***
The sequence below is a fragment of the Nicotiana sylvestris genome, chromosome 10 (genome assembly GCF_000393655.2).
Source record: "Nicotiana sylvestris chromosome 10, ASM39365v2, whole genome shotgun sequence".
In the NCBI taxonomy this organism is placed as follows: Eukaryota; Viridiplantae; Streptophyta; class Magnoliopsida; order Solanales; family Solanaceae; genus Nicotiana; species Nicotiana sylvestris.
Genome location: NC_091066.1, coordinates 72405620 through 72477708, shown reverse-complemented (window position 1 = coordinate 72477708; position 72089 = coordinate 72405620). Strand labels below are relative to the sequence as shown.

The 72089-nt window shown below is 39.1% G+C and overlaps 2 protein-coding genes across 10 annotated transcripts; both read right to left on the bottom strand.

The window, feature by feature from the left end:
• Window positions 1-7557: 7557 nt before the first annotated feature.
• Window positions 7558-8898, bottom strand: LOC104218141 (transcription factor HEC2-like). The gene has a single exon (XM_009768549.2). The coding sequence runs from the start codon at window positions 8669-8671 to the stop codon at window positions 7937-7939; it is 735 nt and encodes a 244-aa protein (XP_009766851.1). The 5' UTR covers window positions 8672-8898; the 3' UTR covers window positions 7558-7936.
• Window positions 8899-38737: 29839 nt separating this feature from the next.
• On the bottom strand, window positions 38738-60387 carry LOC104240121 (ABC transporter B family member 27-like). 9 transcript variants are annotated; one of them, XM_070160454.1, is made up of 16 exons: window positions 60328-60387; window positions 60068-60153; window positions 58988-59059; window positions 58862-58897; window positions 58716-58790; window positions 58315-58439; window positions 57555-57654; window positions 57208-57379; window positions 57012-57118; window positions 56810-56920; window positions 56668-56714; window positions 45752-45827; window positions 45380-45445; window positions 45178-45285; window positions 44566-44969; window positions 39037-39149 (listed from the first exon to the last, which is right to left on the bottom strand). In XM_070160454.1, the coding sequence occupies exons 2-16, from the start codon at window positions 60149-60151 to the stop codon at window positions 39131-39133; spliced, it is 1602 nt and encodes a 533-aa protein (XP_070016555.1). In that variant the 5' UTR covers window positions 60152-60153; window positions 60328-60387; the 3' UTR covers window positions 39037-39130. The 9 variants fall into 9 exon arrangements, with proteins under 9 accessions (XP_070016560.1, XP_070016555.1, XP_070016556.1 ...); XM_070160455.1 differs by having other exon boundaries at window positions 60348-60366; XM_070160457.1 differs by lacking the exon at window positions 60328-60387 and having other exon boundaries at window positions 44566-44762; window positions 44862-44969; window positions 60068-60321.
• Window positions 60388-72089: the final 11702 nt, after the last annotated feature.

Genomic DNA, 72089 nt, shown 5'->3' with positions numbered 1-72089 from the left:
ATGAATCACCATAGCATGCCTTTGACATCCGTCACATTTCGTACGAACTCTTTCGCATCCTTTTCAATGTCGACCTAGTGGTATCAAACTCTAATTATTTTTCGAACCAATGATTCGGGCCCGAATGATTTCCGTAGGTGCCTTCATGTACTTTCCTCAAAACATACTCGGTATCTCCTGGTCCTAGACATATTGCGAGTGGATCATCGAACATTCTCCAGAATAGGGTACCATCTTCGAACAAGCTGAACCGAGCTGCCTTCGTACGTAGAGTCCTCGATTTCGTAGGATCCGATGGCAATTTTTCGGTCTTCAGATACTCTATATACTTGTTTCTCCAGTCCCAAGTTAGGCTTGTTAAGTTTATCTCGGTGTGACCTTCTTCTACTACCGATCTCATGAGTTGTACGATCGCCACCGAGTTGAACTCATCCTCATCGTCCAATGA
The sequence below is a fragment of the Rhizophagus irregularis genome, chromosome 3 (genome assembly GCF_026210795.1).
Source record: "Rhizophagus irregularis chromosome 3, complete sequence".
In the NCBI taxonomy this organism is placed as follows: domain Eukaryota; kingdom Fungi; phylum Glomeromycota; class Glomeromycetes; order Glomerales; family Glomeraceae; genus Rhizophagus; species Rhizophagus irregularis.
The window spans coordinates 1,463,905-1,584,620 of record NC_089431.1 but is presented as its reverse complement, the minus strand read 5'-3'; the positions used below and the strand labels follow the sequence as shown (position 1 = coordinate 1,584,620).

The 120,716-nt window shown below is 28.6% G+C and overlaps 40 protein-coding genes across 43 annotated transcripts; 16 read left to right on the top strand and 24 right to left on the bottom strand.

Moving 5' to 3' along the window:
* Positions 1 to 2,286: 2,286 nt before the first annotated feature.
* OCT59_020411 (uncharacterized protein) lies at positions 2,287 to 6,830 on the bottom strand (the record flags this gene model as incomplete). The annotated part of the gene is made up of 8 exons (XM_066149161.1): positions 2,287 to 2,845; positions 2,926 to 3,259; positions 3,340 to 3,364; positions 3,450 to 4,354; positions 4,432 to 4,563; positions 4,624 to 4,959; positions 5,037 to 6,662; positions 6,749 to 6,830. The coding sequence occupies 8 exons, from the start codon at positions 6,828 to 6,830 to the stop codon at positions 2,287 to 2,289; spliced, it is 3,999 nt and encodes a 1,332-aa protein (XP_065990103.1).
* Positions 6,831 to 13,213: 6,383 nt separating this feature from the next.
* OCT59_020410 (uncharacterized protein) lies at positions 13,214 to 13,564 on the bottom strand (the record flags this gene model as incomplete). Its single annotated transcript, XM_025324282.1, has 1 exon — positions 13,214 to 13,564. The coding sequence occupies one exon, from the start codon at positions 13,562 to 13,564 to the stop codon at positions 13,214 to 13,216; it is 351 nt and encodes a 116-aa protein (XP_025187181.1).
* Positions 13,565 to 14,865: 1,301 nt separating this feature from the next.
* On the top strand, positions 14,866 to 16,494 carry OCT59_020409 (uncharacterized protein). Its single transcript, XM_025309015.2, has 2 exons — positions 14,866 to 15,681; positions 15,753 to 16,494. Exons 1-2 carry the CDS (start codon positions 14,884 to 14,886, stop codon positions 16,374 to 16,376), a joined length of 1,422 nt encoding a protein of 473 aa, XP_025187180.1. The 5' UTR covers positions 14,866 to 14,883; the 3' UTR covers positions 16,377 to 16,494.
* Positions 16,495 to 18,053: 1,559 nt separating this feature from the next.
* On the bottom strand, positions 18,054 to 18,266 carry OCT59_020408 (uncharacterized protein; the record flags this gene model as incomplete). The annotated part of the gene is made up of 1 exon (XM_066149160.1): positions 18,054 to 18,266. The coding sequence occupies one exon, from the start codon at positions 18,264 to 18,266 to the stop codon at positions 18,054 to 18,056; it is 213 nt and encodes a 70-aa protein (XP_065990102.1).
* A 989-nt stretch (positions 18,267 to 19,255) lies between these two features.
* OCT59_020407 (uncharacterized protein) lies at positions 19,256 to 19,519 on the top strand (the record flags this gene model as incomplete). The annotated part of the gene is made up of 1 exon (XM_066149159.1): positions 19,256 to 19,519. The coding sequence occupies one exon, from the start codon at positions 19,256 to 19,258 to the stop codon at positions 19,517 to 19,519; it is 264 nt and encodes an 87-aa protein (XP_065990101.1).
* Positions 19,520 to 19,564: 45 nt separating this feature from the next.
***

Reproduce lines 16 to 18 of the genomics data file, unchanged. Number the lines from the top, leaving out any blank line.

In the NCBI taxonomy this organism is placed as follows: domain Eukaryota; kingdom Fungi; phylum Glomeromycota; class Glomeromycetes; order Glomerales; family Glomeraceae; genus Rhizophagus; species Rhizophagus irregularis.
The window spans coordinates 1,463,905-1,584,620 of record NC_089431.1 but is presented as its reverse complement, the minus strand read 5'-3'; the positions used below and the strand labels follow the sequence as shown (position 1 = coordinate 1,584,620).

The 120,716-nt window shown below is 28.6% G+C and overlaps 40 protein-coding genes across 43 annotated transcripts; 16 read left to right on the top strand and 24 right to left on the bottom strand.